In the Second Qualifying Round, Motherwell spanked Flamurtari Vlorë of Albania 8-2 on aggregate, Rosenborg lost 1-0 to FK Qarabağ of Azerbaijan, and Randers beat FK Sūduva Marijampolė of Lithuania 2-1.
I’m not going to spend the time researching whether or not each Fair Play team fielded their First XI, something we probably won’t, but the Scandinavian clubs were probably buoyed by the fact that the beginning Europa stages are in the middle of their season.
So in summary, the nations from which clubs were drawn against Fair Play opponents are: Faroe Islands, Luxembourg, Estonia, Andorra, Georgia, Slovenia, Wales, Northern Ireland, Albania, Azerbaijan, and Lithuania.
Now, a lot of this depends on who you draw. Two years ago Galatasaray and our Group-Mates Basel were in the in Second Qualifying Round. Last year, it was Olympiacos. This year, FC Sheriff Tiraspol of Moldova — champions 10 straight years until now — start off in the first round.
But I think my point about the depth of competition, or the lack thereof, remains even if the club’s summer vacation is non-existent. That’s not to insult any future opponents, but just a statement of fact. And I’m pretty sure Hughes’ et al are aware of that.
So we may just get to see the likes of Lauri Dalla Valle in a Fulham shirt after all.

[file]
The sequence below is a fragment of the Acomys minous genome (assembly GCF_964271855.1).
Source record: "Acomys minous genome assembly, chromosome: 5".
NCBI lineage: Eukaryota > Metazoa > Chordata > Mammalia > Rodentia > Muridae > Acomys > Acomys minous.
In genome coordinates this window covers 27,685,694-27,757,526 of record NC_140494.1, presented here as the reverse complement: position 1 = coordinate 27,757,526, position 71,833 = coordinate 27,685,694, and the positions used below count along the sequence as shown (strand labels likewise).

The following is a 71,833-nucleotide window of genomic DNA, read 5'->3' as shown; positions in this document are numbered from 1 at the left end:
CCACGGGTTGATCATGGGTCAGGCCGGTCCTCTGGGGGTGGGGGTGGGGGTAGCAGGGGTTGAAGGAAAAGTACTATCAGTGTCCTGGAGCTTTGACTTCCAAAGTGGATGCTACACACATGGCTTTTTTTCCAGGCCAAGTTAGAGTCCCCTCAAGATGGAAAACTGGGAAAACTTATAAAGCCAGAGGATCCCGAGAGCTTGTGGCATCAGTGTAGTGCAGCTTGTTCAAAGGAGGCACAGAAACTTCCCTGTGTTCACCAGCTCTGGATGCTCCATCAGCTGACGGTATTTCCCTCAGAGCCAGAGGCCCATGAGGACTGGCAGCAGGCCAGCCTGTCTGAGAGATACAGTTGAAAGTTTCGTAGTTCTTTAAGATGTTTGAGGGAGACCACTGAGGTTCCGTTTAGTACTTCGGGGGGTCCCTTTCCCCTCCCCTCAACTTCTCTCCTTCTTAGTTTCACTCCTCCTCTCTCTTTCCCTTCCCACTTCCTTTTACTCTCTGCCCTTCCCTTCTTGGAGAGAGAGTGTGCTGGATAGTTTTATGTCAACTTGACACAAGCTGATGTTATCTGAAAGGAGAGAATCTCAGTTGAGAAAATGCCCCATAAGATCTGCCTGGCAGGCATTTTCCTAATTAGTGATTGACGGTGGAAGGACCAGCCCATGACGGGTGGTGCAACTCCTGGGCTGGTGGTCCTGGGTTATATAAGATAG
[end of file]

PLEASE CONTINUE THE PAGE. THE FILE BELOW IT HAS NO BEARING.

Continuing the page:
I’m going to put on my hackneyed newspaper columnist hat and write a whole bunch of random, non-sequiter drivel. Enjoy!
That was painful. Fulham were excellent, but so bad were Birmingham that the victory seemed almost cruel.
Why should I care? I think it’s that about a year ago Birmingham and Fulham seemed so similar: defensively very sound, occasionally prone to lack of invention, but good enough to win enough games to stay in the league. Now we’ve moved on and Birmingham look a shambles. Today they started with the polite combination of Kevin Phillips and Matt Derbyshire up front, two decent players in the right system, but the right system is one that’ll give them chances. As it was the pair of them might as well have played conkers by the corner flag for 90 minutes for all the good they did.
And it probably isn’t their fault. Birmingham have that solid axis of Ferguson and Bowyer in the middle of the pitch, a combination that does its job fairly well, and the flair of Larsen and Bentley on the wings. So far so good, right? Not a bit of it. Somehow the whole unit ceased to be. It was like playing against a team of hungover ex-pros. In the past any attacking deficiencies have been papered over by a rugged ‘thou shalt not pass’ defence, but Fulham swept through that with ease. We scored two, and both from set pieces, but there could have been many more.
The first came after Mark Schwarzer sent a bomb of a goal kick over everyone. Ben Foster was on another planet as the ball sped towards him, his faculties returning in the nick of time for him to paw the ball wide for a corner. Smiles all around, but not for long, as Greening’s cross dropped into the six yard box, where Brede Hangeland was simultaneously soaring and stooping to head home.